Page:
Travelling can be immensely therapeutic. And why not? Close proximity to everything that’s beautiful, serene, tranquil can do you no harm. On the contrary it tends to give you more reasons to live. Once you are on the road, you are liberated in the truest sense of the term. And major survival epiphanies stem from magnificent solo trips to the infinity and beyond. But to travel to infinity you’d need a passport and a lot of money. There are however travel tales of people from across the world whose passport was nothing but a bicycle and an inexplicable madness for adventure, and madness should never be curbed; history stands proof.
Rajesh Khandekar: From a shabby Indian shop to around the world
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Some say Rajesh Khandekar’s bicycle has wings. Well, that might as well be true. This thane based grocery shop owner has been to eleven countries across the streets, boulevards and highways of Australia, Asia and New Zealand. Umesh Thakur, another cyclist and an enthusiast in that regard to say the least aided Rajesh in accomplishing this seemingly impossible task. All Rajesh had to do was pay for four flight tickets that intercepted this otherwise eco friendly adventure. His Desi bicycle is stronger and sturdier and surely we don’t question that. His mother says it all fits easily because he is unmarried with a wee bit of glee on her face. She is nevertheless proud of her son. He would carry a note with him in English explaining the benefits of his choice and ask the local embassies of the respective countries to translate them. He would spend nights in temples, front yards and stations but he doesn’t complain. He would cover an average distance of 120 kilometers everyday and survived sometimes on Maggi. In Australia, after a kind stranger gifted him a gas cylinder, he would “cook khichdi and omlette” for the rest of his trip!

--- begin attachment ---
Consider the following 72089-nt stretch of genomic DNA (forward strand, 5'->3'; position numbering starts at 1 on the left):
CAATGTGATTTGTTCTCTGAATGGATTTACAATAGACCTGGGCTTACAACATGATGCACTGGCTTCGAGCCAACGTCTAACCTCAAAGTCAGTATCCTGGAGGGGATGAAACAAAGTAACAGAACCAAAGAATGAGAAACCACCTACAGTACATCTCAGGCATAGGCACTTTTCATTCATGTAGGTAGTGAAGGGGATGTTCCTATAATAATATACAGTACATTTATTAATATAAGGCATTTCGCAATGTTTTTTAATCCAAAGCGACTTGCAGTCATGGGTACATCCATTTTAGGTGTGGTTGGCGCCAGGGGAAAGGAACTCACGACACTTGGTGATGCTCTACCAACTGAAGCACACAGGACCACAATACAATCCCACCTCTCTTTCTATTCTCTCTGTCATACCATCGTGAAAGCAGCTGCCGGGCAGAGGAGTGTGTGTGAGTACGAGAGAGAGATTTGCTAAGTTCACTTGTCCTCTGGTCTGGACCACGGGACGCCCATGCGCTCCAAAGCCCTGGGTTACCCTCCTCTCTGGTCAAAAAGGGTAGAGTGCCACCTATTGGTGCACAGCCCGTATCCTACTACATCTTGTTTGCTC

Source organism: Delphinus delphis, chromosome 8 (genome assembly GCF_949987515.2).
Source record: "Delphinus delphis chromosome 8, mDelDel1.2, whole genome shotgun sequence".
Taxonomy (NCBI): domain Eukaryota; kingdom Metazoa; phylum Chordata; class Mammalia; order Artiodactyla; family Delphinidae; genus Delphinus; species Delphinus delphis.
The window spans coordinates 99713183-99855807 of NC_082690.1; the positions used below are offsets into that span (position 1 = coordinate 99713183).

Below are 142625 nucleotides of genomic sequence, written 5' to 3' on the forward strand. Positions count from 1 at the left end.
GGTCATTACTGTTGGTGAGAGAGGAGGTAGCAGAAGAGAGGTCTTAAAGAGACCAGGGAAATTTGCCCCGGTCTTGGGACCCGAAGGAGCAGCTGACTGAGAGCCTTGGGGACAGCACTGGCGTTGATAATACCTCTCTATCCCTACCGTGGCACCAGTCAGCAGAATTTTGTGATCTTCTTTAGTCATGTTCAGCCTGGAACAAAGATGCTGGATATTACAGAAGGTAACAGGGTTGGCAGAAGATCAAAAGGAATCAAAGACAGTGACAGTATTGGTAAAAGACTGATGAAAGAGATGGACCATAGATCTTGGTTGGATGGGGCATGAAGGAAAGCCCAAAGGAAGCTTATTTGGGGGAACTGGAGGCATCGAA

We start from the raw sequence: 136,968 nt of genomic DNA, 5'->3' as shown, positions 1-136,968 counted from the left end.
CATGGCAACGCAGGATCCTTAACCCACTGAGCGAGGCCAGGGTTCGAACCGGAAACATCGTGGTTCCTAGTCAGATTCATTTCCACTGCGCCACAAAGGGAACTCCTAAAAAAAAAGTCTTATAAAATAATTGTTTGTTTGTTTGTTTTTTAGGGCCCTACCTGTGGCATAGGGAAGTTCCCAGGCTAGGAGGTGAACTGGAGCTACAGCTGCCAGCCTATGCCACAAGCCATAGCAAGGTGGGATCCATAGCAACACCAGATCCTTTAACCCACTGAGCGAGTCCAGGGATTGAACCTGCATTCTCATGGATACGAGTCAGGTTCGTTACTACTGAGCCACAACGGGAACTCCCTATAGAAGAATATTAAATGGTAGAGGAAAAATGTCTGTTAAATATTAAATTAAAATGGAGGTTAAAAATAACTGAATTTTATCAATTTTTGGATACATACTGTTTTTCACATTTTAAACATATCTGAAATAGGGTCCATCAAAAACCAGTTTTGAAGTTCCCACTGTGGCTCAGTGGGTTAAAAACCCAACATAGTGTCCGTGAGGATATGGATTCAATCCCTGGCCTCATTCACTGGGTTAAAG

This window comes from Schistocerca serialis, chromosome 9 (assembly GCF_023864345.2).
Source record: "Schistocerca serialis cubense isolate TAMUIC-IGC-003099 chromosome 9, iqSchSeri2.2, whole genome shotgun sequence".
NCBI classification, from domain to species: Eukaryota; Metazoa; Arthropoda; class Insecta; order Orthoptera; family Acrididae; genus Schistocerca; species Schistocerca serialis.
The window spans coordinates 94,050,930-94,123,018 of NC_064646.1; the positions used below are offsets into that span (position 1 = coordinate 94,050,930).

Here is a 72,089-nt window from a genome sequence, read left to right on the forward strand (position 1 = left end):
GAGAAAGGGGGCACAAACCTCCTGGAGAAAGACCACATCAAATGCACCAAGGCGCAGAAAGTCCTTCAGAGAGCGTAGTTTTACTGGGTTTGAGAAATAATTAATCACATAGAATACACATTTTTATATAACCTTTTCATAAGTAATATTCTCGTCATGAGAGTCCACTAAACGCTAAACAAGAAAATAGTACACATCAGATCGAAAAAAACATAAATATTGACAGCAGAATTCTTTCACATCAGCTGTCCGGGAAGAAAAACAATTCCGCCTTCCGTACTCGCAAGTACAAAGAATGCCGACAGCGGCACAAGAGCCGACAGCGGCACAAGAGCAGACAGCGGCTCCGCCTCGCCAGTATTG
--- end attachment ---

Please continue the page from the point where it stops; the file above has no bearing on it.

Emily Chappell: The World is her Oyster
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Emily Chappell is a London bike courier who set off very early to see the world on a bicycle. She spent 2011-13 cycling across Asia, extending her itinerary from Wales to Japan. In February 2014, she biked across Iceland and in 2015 right up to Seattle from anchorage. This girl is on fire and she has absolutely no intention of stopping. In her personal website she writes, “I like bikes. A lot.” In between her travels she works as a cycle courier in London and not only that she says she is pretty crazy about her job as well. She has published several books on her escapades, empowering and urging women to extend hands in this noble venture.
Heinz Stucke: How much of cycling is too much of cycling?
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Heinz Stucke, spent nearly 50 years of his life cycling covering a distance of 378,000 miles in 196 countries the cumulative impact of which has been meticulous documented in a book. He is now 75 and left his hometown in 1962 on a three speed bike to whichever place that caught his fancy. He says his trips were far better than working in a factory. He has had several accidents minor and major but that doesn’t falter him. “bicycles are a wonderful passport. You meet people when you are on a bicycle as you are considered a good person. You get people curious and then they approach you.” Brompton bicycle chief executive will Butler Adams has a lot to say about this man who has been setting new records for the world. “Heinz is such a man who spent fifty years circumnavigating our planet at a speed with time to absorb nature of the land he travelled through.”
Such journals only inspire us to do more, achieve more, travel more. Nothing is impossible and these brave people are proving that every day. Besides, when there is a bicycle, there is a way!
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